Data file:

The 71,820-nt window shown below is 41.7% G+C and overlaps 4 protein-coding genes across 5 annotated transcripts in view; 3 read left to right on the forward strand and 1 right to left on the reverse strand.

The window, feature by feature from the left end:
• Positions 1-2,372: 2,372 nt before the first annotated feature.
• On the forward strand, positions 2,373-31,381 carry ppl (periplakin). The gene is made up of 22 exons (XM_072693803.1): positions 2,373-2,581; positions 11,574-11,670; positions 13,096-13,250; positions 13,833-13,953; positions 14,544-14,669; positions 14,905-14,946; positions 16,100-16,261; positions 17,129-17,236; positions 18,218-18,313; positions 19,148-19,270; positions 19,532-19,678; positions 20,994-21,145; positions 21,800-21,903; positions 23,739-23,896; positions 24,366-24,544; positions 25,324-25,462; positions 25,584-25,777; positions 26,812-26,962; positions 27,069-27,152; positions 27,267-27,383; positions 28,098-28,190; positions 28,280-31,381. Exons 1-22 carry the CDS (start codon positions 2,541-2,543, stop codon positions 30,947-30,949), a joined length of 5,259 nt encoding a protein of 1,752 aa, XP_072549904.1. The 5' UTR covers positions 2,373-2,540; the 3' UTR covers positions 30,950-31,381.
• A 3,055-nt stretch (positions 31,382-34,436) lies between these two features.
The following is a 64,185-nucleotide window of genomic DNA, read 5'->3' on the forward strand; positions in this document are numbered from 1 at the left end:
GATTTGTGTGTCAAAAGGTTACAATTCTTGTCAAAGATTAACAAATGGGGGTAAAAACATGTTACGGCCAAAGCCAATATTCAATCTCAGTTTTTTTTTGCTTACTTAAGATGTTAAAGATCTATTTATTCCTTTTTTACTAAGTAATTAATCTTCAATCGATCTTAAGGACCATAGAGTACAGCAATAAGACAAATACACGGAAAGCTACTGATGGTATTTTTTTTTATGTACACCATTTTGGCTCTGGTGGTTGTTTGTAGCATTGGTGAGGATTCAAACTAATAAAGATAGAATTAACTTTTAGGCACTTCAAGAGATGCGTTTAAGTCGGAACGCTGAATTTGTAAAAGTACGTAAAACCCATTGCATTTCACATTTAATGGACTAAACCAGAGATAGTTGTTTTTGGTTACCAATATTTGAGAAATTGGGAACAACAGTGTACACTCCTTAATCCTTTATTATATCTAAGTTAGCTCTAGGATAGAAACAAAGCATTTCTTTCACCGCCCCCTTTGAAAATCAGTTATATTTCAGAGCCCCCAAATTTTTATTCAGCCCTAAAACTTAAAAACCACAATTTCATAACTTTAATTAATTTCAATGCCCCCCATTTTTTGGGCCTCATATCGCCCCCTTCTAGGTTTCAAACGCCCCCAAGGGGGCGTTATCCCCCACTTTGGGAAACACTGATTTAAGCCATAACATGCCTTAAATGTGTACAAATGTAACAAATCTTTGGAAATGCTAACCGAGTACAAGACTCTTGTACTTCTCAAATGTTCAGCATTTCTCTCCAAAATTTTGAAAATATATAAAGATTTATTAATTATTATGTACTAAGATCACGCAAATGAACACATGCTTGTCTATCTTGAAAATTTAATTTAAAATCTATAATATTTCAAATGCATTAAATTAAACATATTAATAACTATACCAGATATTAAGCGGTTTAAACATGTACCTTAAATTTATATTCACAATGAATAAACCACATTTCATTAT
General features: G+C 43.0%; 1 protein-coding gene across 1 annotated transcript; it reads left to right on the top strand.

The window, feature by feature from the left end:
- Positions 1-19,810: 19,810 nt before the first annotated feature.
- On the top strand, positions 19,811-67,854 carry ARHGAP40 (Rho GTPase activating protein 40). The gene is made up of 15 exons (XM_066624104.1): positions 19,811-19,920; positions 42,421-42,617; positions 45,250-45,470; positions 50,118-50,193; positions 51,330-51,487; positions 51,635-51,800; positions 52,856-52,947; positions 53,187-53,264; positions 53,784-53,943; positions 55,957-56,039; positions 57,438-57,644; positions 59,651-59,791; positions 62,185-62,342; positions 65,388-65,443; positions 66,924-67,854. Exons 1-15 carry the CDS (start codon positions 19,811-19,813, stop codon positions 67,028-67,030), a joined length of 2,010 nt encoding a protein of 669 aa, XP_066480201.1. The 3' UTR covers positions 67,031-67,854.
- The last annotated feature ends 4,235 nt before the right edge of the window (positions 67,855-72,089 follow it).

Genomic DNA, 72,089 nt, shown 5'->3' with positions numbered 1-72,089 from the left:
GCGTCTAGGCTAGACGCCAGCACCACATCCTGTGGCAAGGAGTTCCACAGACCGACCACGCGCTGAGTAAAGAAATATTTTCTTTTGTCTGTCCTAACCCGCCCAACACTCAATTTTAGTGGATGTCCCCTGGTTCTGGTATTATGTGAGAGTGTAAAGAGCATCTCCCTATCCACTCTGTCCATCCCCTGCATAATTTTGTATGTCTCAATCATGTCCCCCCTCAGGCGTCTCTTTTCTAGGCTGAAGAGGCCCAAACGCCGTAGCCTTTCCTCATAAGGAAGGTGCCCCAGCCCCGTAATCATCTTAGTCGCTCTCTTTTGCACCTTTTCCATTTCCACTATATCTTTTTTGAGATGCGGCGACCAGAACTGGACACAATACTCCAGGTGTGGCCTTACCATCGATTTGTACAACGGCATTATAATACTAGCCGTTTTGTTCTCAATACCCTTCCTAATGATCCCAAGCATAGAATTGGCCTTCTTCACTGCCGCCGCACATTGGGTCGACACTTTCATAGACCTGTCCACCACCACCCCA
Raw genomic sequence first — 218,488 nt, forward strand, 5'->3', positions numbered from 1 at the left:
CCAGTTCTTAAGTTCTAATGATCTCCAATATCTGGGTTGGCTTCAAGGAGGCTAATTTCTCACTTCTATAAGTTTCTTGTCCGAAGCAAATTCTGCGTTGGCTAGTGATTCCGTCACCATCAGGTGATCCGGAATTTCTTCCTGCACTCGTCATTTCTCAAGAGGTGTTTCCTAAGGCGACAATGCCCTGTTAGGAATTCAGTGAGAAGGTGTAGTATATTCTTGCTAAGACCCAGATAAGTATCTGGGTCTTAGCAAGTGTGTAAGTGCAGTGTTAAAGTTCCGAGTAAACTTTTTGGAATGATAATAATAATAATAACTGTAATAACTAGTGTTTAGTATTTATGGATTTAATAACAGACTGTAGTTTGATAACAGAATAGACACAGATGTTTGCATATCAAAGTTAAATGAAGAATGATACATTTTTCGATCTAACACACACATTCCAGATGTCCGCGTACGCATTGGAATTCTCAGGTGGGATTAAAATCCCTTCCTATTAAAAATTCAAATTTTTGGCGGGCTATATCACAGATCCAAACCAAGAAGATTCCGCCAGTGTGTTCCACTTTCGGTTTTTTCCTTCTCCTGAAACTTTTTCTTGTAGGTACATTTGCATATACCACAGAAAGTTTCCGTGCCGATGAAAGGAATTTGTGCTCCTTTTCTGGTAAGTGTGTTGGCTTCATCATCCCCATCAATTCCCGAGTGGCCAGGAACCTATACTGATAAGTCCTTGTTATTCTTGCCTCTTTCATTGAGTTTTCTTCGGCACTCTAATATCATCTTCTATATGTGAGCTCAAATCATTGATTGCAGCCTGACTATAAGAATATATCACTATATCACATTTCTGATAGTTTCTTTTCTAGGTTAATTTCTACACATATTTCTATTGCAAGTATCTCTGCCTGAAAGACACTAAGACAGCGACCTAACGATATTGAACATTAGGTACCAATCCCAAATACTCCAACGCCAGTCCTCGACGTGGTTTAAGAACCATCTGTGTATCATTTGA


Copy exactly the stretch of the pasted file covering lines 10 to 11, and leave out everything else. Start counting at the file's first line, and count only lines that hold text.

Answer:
- Positions 1-19,810: 19,810 nt before the first annotated feature.
- On the top strand, positions 19,811-67,854 carry ARHGAP40 (Rho GTPase activating protein 40). The gene is made up of 15 exons (XM_066624104.1): positions 19,811-19,920; positions 42,421-42,617; positions 45,250-45,470; positions 50,118-50,193; positions 51,330-51,487; positions 51,635-51,800; positions 52,856-52,947; positions 53,187-53,264; positions 53,784-53,943; positions 55,957-56,039; positions 57,438-57,644; positions 59,651-59,791; positions 62,185-62,342; positions 65,388-65,443; positions 66,924-67,854. Exons 1-15 carry the CDS (start codon positions 19,811-19,813, stop codon positions 67,028-67,030), a joined length of 2,010 nt encoding a protein of 669 aa, XP_066480201.1. The 3' UTR covers positions 67,031-67,854.